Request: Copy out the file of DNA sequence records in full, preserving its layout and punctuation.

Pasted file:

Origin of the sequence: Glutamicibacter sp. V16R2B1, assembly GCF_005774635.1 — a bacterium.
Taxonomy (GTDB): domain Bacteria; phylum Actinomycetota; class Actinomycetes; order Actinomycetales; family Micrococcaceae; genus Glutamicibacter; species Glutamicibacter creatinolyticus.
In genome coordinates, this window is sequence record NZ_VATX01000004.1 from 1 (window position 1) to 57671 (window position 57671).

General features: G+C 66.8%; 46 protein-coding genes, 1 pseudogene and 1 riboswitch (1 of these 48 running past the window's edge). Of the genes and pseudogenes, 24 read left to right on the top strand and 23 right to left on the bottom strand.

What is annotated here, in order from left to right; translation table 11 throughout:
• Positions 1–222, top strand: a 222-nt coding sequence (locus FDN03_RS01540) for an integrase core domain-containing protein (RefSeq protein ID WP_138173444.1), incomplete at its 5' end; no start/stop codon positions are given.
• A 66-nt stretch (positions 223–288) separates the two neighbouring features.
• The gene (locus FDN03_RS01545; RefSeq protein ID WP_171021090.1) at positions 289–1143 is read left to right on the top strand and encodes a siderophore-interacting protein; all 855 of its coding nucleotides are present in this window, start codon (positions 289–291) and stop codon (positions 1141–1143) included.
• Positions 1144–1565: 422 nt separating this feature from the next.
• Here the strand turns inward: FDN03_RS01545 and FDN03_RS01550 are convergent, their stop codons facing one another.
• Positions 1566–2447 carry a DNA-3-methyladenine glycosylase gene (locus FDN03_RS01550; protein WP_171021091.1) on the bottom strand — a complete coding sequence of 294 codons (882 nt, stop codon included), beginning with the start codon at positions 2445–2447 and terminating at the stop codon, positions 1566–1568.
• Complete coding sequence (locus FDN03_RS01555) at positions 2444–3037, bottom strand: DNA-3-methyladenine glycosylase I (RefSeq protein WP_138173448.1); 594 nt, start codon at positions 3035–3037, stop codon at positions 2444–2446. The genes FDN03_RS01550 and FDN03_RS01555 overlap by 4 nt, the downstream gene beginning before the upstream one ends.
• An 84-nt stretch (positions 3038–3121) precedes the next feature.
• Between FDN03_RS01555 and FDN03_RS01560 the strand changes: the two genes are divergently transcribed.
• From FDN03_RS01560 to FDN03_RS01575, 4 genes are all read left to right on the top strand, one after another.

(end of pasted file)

Origin of the sequence: Glutamicibacter sp. V16R2B1, assembly GCF_005774635.1 — a bacterium.
Taxonomy (GTDB): domain Bacteria; phylum Actinomycetota; class Actinomycetes; order Actinomycetales; family Micrococcaceae; genus Glutamicibacter; species Glutamicibacter creatinolyticus.
In genome coordinates, this window is sequence record NZ_VATX01000004.1 from 1 (window position 1) to 57671 (window position 57671).

General features: G+C 66.8%; 46 protein-coding genes, 1 pseudogene and 1 riboswitch (1 of these 48 running past the window's edge). Of the genes and pseudogenes, 24 read left to right on the top strand and 23 right to left on the bottom strand.

What is annotated here, in order from left to right; translation table 11 throughout:
• Positions 1–222, top strand: a 222-nt coding sequence (locus FDN03_RS01540) for an integrase core domain-containing protein (RefSeq protein ID WP_138173444.1), incomplete at its 5' end; no start/stop codon positions are given.
• A 66-nt stretch (positions 223–288) separates the two neighbouring features.
• The gene (locus FDN03_RS01545; RefSeq protein ID WP_171021090.1) at positions 289–1143 is read left to right on the top strand and encodes a siderophore-interacting protein; all 855 of its coding nucleotides are present in this window, start codon (positions 289–291) and stop codon (positions 1141–1143) included.
• Positions 1144–1565: 422 nt separating this feature from the next.
• Here the strand turns inward: FDN03_RS01545 and FDN03_RS01550 are convergent, their stop codons facing one another.
• Positions 1566–2447 carry a DNA-3-methyladenine glycosylase gene (locus FDN03_RS01550; protein WP_171021091.1) on the bottom strand — a complete coding sequence of 294 codons (882 nt, stop codon included), beginning with the start codon at positions 2445–2447 and terminating at the stop codon, positions 1566–1568.
• Complete coding sequence (locus FDN03_RS01555) at positions 2444–3037, bottom strand: DNA-3-methyladenine glycosylase I (RefSeq protein WP_138173448.1); 594 nt, start codon at positions 3035–3037, stop codon at positions 2444–2446. The genes FDN03_RS01550 and FDN03_RS01555 overlap by 4 nt, the downstream gene beginning before the upstream one ends.
• An 84-nt stretch (positions 3038–3121) precedes the next feature.
• Between FDN03_RS01555 and FDN03_RS01560 the strand changes: the two genes are divergently transcribed.
• From FDN03_RS01560 to FDN03_RS01575, 4 genes are all read left to right on the top strand, one after another.